In 1921, Vladimir Lenin wrote a letter to a comrade, asking him to ensure that Cecilia Bobrovskaya (1873-1960) be provided with housing. “I have known Bobrovskaya since the epoch before 1905,” Lenin wrote, “and know that she is capable of living in great hardship and be reticent about it excessively.” Bobrovskaya was a member of the Society of Old Bolsheviks, a revolutionary from her youth. She was one of the thousands of committed radicals who helped build the organisations of the working-class across Russia in the decades before the Russian Revolution of 1917.
In this book, Bobrovskaya tells her story of material deprivation and spiritual elevation. A dedicated Bolshevik, she worked hard to build her party and to raise the confidence of Russia’s working-class and peasantry. She worked quietly and tirelessly, helping build the momentum towards both the 1905 and the 1917 Revolutions.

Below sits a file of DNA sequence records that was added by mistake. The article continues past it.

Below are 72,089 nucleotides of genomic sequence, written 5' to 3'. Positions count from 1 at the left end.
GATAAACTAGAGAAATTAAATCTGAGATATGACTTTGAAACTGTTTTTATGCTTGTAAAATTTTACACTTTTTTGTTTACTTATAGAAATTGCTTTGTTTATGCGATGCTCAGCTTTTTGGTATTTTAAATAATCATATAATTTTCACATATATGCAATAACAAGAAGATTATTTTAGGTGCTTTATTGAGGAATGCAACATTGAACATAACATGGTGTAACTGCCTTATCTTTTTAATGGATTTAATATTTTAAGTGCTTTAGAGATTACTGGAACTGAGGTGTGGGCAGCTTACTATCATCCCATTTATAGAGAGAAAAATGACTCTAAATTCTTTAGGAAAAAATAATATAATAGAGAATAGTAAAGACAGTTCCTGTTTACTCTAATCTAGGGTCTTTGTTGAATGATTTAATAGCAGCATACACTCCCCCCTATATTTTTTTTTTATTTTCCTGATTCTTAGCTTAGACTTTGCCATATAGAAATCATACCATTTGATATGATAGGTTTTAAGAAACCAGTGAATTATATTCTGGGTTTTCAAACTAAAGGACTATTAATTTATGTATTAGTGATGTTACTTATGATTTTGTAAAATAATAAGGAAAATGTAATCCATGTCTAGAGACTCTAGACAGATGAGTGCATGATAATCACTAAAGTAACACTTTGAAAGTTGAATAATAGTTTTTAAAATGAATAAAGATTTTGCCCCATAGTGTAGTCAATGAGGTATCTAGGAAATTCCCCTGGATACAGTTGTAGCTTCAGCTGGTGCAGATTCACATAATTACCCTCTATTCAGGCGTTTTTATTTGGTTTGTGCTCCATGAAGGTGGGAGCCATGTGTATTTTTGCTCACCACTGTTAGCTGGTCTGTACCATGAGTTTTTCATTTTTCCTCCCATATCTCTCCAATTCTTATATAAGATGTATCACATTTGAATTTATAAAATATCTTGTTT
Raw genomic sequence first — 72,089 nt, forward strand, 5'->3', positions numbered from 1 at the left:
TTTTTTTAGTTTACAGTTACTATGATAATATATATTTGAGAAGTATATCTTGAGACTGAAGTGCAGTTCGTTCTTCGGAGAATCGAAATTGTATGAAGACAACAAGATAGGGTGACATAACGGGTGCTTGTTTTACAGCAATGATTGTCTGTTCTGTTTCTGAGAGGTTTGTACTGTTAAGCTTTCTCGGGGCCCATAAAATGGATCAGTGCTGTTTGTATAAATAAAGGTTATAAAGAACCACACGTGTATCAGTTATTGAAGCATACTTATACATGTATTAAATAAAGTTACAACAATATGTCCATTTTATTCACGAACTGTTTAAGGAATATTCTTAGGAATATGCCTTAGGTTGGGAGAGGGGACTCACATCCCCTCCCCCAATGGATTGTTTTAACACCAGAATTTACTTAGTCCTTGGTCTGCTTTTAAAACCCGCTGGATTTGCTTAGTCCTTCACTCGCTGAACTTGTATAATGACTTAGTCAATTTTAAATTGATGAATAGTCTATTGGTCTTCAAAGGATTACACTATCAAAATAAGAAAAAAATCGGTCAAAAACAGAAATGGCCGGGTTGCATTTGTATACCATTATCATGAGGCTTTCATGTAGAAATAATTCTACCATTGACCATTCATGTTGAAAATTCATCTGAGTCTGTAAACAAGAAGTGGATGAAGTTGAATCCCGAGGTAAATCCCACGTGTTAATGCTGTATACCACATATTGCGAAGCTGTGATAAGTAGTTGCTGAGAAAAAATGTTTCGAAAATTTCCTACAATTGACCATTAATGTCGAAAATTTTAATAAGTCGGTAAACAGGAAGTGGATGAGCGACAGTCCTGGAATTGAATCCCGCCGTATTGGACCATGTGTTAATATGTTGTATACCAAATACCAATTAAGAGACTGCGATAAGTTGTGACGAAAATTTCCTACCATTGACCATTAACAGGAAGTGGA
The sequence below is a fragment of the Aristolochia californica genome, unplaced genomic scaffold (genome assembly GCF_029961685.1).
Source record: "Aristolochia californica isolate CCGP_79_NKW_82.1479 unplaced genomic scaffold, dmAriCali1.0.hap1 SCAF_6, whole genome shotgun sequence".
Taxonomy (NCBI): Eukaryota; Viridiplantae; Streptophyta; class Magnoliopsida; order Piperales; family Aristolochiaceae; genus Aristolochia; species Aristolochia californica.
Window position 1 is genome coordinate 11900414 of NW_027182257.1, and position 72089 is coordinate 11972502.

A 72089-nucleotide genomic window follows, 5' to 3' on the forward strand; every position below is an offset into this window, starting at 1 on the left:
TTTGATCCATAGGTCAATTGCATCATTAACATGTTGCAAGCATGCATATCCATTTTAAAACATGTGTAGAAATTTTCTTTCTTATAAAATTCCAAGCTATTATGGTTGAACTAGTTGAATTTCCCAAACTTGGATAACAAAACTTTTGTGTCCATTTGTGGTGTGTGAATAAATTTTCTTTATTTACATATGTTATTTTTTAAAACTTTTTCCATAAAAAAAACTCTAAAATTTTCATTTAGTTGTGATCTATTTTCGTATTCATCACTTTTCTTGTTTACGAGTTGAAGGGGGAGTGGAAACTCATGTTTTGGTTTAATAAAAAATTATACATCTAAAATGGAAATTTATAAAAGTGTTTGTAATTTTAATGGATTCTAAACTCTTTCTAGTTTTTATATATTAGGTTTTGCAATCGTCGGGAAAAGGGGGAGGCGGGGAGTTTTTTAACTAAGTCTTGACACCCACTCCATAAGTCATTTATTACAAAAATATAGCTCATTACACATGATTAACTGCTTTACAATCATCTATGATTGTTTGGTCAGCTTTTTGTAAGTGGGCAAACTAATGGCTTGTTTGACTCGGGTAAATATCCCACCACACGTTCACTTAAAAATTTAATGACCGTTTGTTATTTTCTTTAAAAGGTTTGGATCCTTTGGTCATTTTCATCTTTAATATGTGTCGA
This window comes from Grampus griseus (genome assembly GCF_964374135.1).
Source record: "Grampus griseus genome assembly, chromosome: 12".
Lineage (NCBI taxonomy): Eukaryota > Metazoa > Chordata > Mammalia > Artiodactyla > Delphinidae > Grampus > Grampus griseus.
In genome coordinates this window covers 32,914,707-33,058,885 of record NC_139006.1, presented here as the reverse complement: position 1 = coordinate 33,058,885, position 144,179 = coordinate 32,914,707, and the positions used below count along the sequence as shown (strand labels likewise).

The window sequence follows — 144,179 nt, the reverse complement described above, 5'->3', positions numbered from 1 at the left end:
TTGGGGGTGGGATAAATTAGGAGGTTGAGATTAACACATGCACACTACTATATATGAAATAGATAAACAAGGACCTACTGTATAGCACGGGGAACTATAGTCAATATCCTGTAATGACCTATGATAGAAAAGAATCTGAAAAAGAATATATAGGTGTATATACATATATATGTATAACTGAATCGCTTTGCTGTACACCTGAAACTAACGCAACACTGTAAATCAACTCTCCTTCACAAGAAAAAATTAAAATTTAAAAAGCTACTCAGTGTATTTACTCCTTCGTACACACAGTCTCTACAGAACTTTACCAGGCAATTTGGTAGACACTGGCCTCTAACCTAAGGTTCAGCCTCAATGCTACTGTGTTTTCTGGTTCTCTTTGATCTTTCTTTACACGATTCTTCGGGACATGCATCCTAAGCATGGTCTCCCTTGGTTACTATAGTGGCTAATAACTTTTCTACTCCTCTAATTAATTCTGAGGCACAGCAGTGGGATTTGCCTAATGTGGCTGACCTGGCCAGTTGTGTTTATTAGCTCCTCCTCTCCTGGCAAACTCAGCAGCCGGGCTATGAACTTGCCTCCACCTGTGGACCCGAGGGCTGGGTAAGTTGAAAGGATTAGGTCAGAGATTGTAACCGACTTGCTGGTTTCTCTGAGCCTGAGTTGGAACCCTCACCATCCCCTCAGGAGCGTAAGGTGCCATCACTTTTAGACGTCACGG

This book reproduces two texts by Bobrovskaya: her own memoirs and her short biography of Lenin. Bobrovskaya describes what it took to make the Revolution — not one push in 1917 but tens of thousands of pushes produced by people like herself, one of the many rank-and-file Bolsheviks.
Cecilia Samoylovna Bobrovskaya (1873–1960) was an early Bolshevik activist, revolutionary, and memoirist. She played a notable role in various local organizations of the Bolshevik Party – consequently facing repeated persecution by the authorities of the Russian Empire. She worked for the Comintern between 1918 and 1940, and was a member of the Institute of Marxism-Leninism, the party's central theoretical and research institute, in later years.